Follow the drift to the continent

A new Internet site means European schools can work together and share resources. Roger Frost reports

Ever wondered what schools in the rest of Europe were up to? Or how to touch base with innovative projects abroad, perhaps collaborating with Greek pupils who are measuring light pollution?

A scheme to link European schools was launched in Brussels last month and has Pounds 2 million of European Commission support. Called the European Schoolnet, it will use the Internet to help schools work across national borders and will be packed with ideas and class materials.

European Schoolnet, or EUN, was pioneered in Sweden, so it was fitting that their minister for school and adult education, Ylva Johansson, unveiled the service. She has been working on it since 1996, fired by a desire for students and teachers to "establish cross-border co-operation and links" and to open schools to the world.

Ms Johansson believed that information and communications technology would be "a major driving force in the transformation of oursystem".

EUN is a network of European national education networks that includes Britain's National Grid for Learning. Aimed at the continent's 60 million students and 4.5 million teachers, it has a guide for beginners, discussion areas and a contact gallery for project partners.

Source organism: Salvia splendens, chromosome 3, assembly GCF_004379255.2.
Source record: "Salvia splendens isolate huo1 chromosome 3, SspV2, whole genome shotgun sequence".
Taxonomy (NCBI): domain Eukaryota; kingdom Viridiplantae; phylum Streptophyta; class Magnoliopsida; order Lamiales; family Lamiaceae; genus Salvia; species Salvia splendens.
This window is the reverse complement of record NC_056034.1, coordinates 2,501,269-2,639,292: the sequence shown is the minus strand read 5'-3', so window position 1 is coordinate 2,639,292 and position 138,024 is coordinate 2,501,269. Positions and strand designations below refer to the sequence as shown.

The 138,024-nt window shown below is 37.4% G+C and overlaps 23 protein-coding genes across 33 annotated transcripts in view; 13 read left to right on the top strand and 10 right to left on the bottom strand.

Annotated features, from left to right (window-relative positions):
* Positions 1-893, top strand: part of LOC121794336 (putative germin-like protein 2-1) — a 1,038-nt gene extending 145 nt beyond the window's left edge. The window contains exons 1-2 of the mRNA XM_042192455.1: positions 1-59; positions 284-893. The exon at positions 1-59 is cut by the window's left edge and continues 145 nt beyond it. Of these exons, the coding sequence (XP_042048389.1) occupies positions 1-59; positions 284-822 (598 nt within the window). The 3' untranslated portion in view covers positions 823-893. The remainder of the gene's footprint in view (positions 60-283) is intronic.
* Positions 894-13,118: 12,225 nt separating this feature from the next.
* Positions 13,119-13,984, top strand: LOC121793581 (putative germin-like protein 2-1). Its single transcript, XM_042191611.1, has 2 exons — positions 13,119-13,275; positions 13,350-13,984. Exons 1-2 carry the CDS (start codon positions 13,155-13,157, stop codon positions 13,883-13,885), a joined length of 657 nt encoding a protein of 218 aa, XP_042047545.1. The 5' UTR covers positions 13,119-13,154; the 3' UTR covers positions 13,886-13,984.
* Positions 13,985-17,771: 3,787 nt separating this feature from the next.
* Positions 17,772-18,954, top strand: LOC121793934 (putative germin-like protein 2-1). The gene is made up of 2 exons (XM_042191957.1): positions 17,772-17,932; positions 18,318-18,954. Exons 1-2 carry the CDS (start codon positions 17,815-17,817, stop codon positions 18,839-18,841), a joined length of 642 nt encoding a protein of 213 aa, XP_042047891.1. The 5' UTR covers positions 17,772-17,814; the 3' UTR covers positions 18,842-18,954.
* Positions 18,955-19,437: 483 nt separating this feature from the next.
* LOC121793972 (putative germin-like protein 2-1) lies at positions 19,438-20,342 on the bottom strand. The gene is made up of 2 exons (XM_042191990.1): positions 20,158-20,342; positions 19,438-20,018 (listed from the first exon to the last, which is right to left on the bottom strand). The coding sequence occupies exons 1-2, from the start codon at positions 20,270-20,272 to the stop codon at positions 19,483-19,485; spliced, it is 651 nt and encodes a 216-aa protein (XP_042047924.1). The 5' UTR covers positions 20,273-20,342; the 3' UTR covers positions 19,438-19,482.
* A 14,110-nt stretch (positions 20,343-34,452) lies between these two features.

A European Virtual School, a Virtual Teacher College and links to sources of funding code-named Socrates and Leonardo da Vinci can also be found here.

At a launch conference, four education ministers were on hand to welcome the service and talk about their country's progress with ICT. Many countries showed their keynote projects, and an American school showcased IBM's Wired for Learning - a school website that has built a remarkable partnership between pupils, teachers, parents and others.

What was notable was an absence of UK politicians - all the more surprising considering Britain is well represented on the Schoolnet management committee.

European Schoolnet Wired for Learning

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